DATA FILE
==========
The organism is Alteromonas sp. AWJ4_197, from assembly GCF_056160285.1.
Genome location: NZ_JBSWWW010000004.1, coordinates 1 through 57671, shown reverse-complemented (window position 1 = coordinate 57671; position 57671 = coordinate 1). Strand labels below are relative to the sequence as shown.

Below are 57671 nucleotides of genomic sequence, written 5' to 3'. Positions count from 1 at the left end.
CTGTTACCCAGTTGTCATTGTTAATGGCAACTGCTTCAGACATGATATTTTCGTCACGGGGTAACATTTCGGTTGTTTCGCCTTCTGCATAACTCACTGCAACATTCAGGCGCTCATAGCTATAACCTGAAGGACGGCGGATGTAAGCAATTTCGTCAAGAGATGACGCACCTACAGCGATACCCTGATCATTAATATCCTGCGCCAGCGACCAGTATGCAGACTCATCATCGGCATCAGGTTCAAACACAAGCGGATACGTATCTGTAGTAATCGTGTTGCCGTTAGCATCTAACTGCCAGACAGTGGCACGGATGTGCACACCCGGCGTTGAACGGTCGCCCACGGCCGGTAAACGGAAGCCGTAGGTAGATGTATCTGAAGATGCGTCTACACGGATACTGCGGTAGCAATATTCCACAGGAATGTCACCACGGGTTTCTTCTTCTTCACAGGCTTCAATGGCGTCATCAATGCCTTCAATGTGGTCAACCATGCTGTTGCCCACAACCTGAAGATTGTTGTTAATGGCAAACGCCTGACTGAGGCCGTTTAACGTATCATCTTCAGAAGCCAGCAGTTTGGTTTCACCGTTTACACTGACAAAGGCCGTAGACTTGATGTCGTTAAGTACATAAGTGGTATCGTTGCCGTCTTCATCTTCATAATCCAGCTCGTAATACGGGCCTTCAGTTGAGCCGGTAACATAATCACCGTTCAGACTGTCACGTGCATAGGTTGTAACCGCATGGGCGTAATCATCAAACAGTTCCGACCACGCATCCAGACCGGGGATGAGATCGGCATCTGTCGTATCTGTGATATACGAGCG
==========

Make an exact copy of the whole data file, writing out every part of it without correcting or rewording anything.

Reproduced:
The organism is Alteromonas sp. AWJ4_197, from assembly GCF_056160285.1.
Genome location: NZ_JBSWWW010000004.1, coordinates 1 through 57671, shown reverse-complemented (window position 1 = coordinate 57671; position 57671 = coordinate 1). Strand labels below are relative to the sequence as shown.

Below are 57671 nucleotides of genomic sequence, written 5' to 3'. Positions count from 1 at the left end.
CTGTTACCCAGTTGTCATTGTTAATGGCAACTGCTTCAGACATGATATTTTCGTCACGGGGTAACATTTCGGTTGTTTCGCCTTCTGCATAACTCACTGCAACATTCAGGCGCTCATAGCTATAACCTGAAGGACGGCGGATGTAAGCAATTTCGTCAAGAGATGACGCACCTACAGCGATACCCTGATCATTAATATCCTGCGCCAGCGACCAGTATGCAGACTCATCATCGGCATCAGGTTCAAACACAAGCGGATACGTATCTGTAGTAATCGTGTTGCCGTTAGCATCTAACTGCCAGACAGTGGCACGGATGTGCACACCCGGCGTTGAACGGTCGCCCACGGCCGGTAAACGGAAGCCGTAGGTAGATGTATCTGAAGATGCGTCTACACGGATACTGCGGTAGCAATATTCCACAGGAATGTCACCACGGGTTTCTTCTTCTTCACAGGCTTCAATGGCGTCATCAATGCCTTCAATGTGGTCAACCATGCTGTTGCCCACAACCTGAAGATTGTTGTTAATGGCAAACGCCTGACTGAGGCCGTTTAACGTATCATCTTCAGAAGCCAGCAGTTTGGTTTCACCGTTTACACTGACAAAGGCCGTAGACTTGATGTCGTTAAGTACATAAGTGGTATCGTTGCCGTCTTCATCTTCATAATCCAGCTCGTAATACGGGCCTTCAGTTGAGCCGGTAACATAATCACCGTTCAGACTGTCACGTGCATAGGTTGTAACCGCATGGGCGTAATCATCAAACAGTTCCGACCACGCATCCAGACCGGGGATGAGATCGGCATCTGTCGTATCTGTGATATACGAGCG